The Abu Ghraib scandal has faded from Washington’s radar screen–to the Administration’s presumed relief. Seven low-level GIs have been prosecuted in military court, but the people in charge, starting with Defense Secretary Rumsfeld, have avoided legal scrutiny. In an attempt to remedy this breakdown of justice, the Center for Constitutional Rights recently filed a criminal complaint with the German Federal Prosecutor’s Office against Rumsfeld and other senior US officials, including officers stationed in Germany, accusing them of war crimes connected with Abu Ghraib. CCR is acting under a 2002 German law that permits human rights and war crimes prosecutions even though the criminal acts took place outside Germany. “We file these cases here because there is simply no other place to go,” said CCR vice president Peter Weiss. “It is clear that the US government is not willing to open an investigation into these allegations against these officials” (to support CCR’s effort go to www.ccr-ny.org or Act Now at www.thenation.com).


Matthew Reiss writes: White House Counsel Alberto Gonzales, expected to be the next Attorney General, is best known for the prisoner “torture memo.” But Gonzales’s real White House legacy may well be an enormous expansion of government secrecy. Gonzales blocked the 9/11 Commission’s efforts to compel Condoleezza Rice’s testimony until she was needed to rebut what antiterrorism adviser Richard Clarke told the panel. He stopped the commission from reviewing presidential daily intelligence briefings, permitting selected members to view portions of them. He recommended halting Congressional oversight of data leading to presidential pardons. He requested successive extensions of deadlines for turning over the papers of past Presidents and purportedly pressured the national archivist to resign to stall access to records of President George H.W. Bush. He argued that records of Vice President Cheney’s energy policy task force should be spared Congressional or public scrutiny. After Bush captured the White House in 2000, he requested deadline extensions for the review of 68,000 papers of Ronald Reagan, thus blocking their release. Subsequently, Bush signed an executive order giving the White House indefinite time to review presidential records and veto power over their ever becoming public. Henry Waxman of California said in a recent report that government documents kept secret included those about the prison abuses at Abu Ghraib, communications between the DoD and Cheney’s office regarding Halliburton contracts in Iraq, and memorandums revealing what the White House knew about Iraq’s weapons of mass destruction.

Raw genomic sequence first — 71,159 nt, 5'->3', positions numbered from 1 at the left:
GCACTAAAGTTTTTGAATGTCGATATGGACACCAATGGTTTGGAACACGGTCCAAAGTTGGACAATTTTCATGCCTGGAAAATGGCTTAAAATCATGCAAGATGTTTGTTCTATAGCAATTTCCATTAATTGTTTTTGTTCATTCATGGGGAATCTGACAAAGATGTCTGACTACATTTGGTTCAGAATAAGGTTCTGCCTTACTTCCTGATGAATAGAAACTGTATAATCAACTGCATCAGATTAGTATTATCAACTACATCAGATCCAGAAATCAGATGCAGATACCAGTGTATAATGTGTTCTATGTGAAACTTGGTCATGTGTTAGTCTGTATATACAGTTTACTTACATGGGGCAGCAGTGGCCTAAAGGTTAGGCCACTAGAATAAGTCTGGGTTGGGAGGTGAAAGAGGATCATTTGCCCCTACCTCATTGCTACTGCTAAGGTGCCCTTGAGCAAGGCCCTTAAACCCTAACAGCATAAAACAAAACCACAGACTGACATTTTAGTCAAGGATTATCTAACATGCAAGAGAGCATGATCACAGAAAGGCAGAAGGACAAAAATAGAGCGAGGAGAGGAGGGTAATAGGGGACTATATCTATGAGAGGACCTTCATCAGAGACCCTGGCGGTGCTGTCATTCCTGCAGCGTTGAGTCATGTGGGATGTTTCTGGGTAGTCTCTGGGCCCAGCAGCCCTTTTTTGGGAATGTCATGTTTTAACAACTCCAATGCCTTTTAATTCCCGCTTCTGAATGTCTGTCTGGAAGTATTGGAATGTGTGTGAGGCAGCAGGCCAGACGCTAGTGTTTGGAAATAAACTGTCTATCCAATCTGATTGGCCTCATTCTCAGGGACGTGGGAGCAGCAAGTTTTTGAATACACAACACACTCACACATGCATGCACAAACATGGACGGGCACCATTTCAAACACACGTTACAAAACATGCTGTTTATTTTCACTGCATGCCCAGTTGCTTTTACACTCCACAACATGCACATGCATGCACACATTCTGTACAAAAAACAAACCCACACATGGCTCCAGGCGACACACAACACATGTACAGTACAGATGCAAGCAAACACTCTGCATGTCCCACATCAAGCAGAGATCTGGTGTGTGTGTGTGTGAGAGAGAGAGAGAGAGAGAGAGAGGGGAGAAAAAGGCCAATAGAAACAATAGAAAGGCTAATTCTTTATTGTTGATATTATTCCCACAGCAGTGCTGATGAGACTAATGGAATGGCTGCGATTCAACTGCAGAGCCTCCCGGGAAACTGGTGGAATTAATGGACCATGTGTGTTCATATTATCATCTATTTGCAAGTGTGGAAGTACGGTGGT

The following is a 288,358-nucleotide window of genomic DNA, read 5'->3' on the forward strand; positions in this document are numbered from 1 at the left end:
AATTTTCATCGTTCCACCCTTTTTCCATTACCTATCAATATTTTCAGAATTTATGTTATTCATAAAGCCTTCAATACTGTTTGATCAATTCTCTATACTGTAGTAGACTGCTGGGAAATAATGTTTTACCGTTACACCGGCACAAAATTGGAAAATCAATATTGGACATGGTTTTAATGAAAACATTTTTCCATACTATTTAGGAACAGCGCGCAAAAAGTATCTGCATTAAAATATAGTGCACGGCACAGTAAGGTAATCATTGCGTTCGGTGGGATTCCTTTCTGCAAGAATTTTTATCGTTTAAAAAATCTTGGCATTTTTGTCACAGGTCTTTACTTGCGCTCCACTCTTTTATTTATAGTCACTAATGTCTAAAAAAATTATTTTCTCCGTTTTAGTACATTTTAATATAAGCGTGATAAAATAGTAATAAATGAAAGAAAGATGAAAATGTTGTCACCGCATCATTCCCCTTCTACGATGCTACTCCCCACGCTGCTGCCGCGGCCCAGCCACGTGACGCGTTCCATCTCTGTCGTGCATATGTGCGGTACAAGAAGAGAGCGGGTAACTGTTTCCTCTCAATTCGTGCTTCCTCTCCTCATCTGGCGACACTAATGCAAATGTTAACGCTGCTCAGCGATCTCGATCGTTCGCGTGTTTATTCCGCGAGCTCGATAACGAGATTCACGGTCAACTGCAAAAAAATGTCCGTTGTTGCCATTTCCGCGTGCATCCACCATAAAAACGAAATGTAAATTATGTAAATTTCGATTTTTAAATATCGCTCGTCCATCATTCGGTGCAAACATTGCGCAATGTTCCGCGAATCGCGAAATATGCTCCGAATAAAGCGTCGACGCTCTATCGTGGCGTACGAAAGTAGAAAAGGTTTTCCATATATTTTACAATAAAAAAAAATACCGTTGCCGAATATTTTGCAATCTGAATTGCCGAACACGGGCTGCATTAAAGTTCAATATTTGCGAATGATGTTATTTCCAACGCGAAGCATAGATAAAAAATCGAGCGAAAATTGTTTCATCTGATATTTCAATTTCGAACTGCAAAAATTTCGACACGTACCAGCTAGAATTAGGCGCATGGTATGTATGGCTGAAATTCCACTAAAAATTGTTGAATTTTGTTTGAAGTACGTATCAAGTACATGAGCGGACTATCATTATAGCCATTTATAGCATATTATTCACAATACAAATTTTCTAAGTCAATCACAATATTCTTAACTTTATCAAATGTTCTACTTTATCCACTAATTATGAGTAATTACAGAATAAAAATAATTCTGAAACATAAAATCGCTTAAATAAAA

John Nichols writes: The United Church of Christ has produced a TV ad featuring muscle-bound bouncers determining who may or may not attend church. After people of color, a disabled man and a pair of men who might be gay are turned away, the image dissolves to a statement: “Jesus didn’t turn people away. Neither do we.” Viewers of CBS and NBC won’t see the commercial, however: It’s controversial! “Because this commercial touches on the exclusion of gay couples and other minority groups by other individuals and organizations,” CBS announced, “and the fact the Executive Branch has recently proposed a Constitutional amendment to define marriage as a union between a man and a woman, this spot is unacceptable for broadcast on the [CBS and UPN] networks.” “It seems incredible to me that CBS admits it is refusing to air the commercial because of something the executive branch, the Bush Administration, is doing,” says Dave Moyer, minister for the Wisconsin Conference of the UCC. “Since when is it unacceptable to offer a different perspective?” Especially in this moral-values moment.